5. Breitling Navitimer
The Navitimer is a Pilot’s Chronograph.
When you think of Breitling, you think of the Navitimer. It’s definitely their most iconic watch.
The complex slide rule bezel was used to calculate critical operations without any other tool.
6. TAG Heuer Carrera
The Carrera was launched in 1963, and today it’s arguably Tag Heuer’s most famous watch.
7. Junghans Max Bill Chronoscope
Junghans is a German watch manufacturer.
They created an entire range of watches with famous architect and artist Max Bill.
His simple, yet functional and beautiful designs, make this chronograph irresistible. I’m currently saving for one. I just need to decide which colour I want!
This excerpt is taken from Junghans website:
“Max Bill was one of the most unusual artists of our time. Acknowledged as an universal genius, he worked as an architect, painter, sculptor and product designer and has left behind an extensive portfolio of creations.
This includes one of the most fascinating watch series ever designed – the clocks and wristwatches he created for Junghans – and which remain practically unchanged today.
As a Bauhaus student of Walter Gropius, he intuitively understood how to apply the pursuit of constructive clarity and precise proportions to his work. His unrivalled drive to create is also seen in the field of education.
He was not only the co-founder and first rector of the Ulm College of Design (Hochschule für Gestaltung – HfG), but the school building is also a Max Bill original design.”
8. Audemars Piguet Royal Oak Chronograph
The Audemars Piguet Royal oak was designed by Gérald Genta in 1972. He later went on to design the Patek Philippe Nautilus in 1976 as well as the IWC Ingenieur and many others.
When the Royal Oak was released, it was the first luxury watch in steel. People were outraged, because this watch cost the same as other watches in gold!
Over the years It has become AP’s signature watch. They also released a diving version, the Royal Oak Offshore, in the 1990’s.
I prefer the normal Royal Oak. The Offshore is way too big and flashy for my liking. It’s also worn by a lot of rappers/athletes etc. and that usually turns me off a watch pretty quickly (So you can guess how I feel about brands like Hublot).
9. Calibre de Cartier
In recent years they have started making bigger, manlier watches and the Calibre de Cartier is the manliest of them all!
Like all Cartiers it has Roman numerals on the dial with a railroad-style minutes track around the outside.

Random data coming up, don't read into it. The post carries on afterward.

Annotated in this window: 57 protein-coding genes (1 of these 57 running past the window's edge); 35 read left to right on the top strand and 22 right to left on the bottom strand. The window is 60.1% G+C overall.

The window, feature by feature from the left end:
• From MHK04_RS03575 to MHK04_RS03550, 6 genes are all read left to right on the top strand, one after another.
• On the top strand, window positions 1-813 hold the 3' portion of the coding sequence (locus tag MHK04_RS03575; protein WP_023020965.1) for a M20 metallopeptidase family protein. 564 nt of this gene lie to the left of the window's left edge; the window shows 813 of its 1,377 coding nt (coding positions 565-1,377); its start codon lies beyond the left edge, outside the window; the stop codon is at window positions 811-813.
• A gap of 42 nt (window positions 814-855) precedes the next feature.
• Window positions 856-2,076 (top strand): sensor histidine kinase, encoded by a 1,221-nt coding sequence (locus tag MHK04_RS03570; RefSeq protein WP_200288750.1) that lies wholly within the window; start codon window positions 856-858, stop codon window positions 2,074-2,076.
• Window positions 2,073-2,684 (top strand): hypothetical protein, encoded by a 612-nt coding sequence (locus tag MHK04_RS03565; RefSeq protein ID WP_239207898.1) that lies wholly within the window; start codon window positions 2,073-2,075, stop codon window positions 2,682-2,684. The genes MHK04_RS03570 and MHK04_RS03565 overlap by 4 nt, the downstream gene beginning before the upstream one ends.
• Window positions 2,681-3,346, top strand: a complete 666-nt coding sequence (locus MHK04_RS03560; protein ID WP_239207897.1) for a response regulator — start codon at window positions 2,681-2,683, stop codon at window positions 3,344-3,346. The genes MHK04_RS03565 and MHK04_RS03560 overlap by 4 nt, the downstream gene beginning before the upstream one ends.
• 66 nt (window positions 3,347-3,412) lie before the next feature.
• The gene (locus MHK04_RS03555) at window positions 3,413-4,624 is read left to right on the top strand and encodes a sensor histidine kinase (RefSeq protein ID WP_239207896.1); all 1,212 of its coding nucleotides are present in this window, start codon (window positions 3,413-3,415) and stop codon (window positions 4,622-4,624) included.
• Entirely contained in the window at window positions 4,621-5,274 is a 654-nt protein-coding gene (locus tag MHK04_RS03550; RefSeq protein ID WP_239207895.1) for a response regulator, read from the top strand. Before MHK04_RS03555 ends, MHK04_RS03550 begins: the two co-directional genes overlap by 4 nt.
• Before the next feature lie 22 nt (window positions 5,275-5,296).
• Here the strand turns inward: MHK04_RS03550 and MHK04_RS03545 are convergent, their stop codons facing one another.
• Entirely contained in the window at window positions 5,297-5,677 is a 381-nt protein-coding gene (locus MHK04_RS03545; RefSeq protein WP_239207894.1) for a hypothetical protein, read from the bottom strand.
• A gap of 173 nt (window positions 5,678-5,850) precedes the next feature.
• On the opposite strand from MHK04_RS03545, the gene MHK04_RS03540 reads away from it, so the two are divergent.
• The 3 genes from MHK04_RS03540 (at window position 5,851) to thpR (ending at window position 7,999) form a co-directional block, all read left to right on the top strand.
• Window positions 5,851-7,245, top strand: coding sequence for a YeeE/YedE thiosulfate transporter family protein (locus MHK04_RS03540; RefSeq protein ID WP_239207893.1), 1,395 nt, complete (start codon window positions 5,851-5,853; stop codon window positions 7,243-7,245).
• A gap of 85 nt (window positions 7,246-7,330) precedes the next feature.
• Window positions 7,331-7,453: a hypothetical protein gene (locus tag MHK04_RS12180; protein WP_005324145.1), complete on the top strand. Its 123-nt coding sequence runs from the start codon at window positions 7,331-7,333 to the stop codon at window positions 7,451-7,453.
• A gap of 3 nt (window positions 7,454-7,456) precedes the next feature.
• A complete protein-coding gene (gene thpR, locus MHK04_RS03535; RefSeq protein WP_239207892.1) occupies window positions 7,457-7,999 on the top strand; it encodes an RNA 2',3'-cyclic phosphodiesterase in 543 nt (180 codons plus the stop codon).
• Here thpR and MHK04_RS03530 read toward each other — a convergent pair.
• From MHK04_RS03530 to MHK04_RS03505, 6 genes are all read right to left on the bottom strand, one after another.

10. Tag Heuer Monaco
The Monaco is the 2nd watch from Tag Heuer on my list.
I was always worried about how it would wear, because I’m not used to square watches. I tried it on a few weeks ago, and I was surprised how well it sat on my wrist.
It didn’t feel too big at all!
The Monaco became an icon after the popular actor and racer, Steve Mcqueen wore this watch.
This excerpt about Steve McQueen is taken from Tag Heuer’s website:
“As a young child, with a mother who couldn’t care for him, Steve McQueen moved to his uncle’s farm in Missouri. It was there that a shiny red bicycle, given to him by his uncle, awakened a love for speed and a passion for racing that was to drive his imagination for the rest of his life. His childhood from then on was a story out of Dickens, rewritten for…
The Great Depression: Drifting from one broken home to another, part of a gang by 12 and living on the street by 14. He joined the circus, was remanded to youth correctional facility, and shipped out with the Marines. Then he discovered acting, and Hollywood discovered him, and for two decades, he owned the box-office, even when he turned his back on it to return to his first love—racing. Motorcycles, first—by the time of his death in 1980 he owned more than 100 vintage bikes—and then cars. He came in second place in the 12 Hours of Sebring in 1970, driving a Porsche 908/02 with a cast on his left foot from a motorcycle crash two weeks before. Later that year, he drove another Porsche in the racing film Le Mans, this time wearing a Heuer crest on his racing suit and a square-dial Heuer Monaco on his wrist. The blue-faced watch and the blue-eyed man have been linked ever since. For like TAG Heuer, Steve McQueen is a path-breaker who refused limits, a rebel who always went his own way, and, no matter what, never cracked under pressure.”
There have been numerous special edition Monaco’s in honour of the partnership with Steve McQueen.